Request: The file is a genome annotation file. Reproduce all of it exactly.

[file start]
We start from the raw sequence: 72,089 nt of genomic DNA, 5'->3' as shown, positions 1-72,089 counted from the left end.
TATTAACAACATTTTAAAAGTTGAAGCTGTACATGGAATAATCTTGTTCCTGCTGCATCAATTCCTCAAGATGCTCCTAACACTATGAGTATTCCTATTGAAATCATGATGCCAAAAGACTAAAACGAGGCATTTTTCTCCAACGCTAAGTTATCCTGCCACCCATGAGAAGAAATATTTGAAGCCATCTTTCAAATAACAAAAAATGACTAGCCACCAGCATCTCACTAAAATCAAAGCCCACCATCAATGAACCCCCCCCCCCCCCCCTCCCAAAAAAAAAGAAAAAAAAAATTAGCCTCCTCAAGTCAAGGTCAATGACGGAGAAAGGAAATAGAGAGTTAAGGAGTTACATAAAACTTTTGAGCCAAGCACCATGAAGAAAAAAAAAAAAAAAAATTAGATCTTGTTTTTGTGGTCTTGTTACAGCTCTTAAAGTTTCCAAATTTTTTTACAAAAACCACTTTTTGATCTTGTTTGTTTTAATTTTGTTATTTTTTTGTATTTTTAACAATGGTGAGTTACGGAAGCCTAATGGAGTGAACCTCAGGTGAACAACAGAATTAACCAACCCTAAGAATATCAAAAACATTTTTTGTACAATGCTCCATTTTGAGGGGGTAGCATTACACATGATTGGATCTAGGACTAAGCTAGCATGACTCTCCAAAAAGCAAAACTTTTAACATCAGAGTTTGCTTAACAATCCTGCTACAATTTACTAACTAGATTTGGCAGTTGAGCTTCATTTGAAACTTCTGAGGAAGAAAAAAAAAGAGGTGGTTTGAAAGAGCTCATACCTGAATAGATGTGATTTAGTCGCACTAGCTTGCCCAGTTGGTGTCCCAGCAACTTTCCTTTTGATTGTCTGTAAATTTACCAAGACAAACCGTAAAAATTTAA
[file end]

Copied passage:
We start from the raw sequence: 72,089 nt of genomic DNA, 5'->3' as shown, positions 1-72,089 counted from the left end.
TATTAACAACATTTTAAAAGTTGAAGCTGTACATGGAATAATCTTGTTCCTGCTGCATCAATTCCTCAAGATGCTCCTAACACTATGAGTATTCCTATTGAAATCATGATGCCAAAAGACTAAAACGAGGCATTTTTCTCCAACGCTAAGTTATCCTGCCACCCATGAGAAGAAATATTTGAAGCCATCTTTCAAATAACAAAAAATGACTAGCCACCAGCATCTCACTAAAATCAAAGCCCACCATCAATGAACCCCCCCCCCCCCCCCTCCCAAAAAAAAAGAAAAAAAAAATTAGCCTCCTCAAGTCAAGGTCAATGACGGAGAAAGGAAATAGAGAGTTAAGGAGTTACATAAAACTTTTGAGCCAAGCACCATGAAGAAAAAAAAAAAAAAAAATTAGATCTTGTTTTTGTGGTCTTGTTACAGCTCTTAAAGTTTCCAAATTTTTTTACAAAAACCACTTTTTGATCTTGTTTGTTTTAATTTTGTTATTTTTTTGTATTTTTAACAATGGTGAGTTACGGAAGCCTAATGGAGTGAACCTCAGGTGAACAACAGAATTAACCAACCCTAAGAATATCAAAAACATTTTTTGTACAATGCTCCATTTTGAGGGGGTAGCATTACACATGATTGGATCTAGGACTAAGCTAGCATGACTCTCCAAAAAGCAAAACTTTTAACATCAGAGTTTGCTTAACAATCCTGCTACAATTTACTAACTAGATTTGGCAGTTGAGCTTCATTTGAAACTTCTGAGGAAGAAAAAAAAAGAGGTGGTTTGAAAGAGCTCATACCTGAATAGATGTGATTTAGTCGCACTAGCTTGCCCAGTTGGTGTCCCAGCAACTTTCCTTTTGATTGTCTGTAAATTTACCAAGACAAACCGTAAAAATTTAA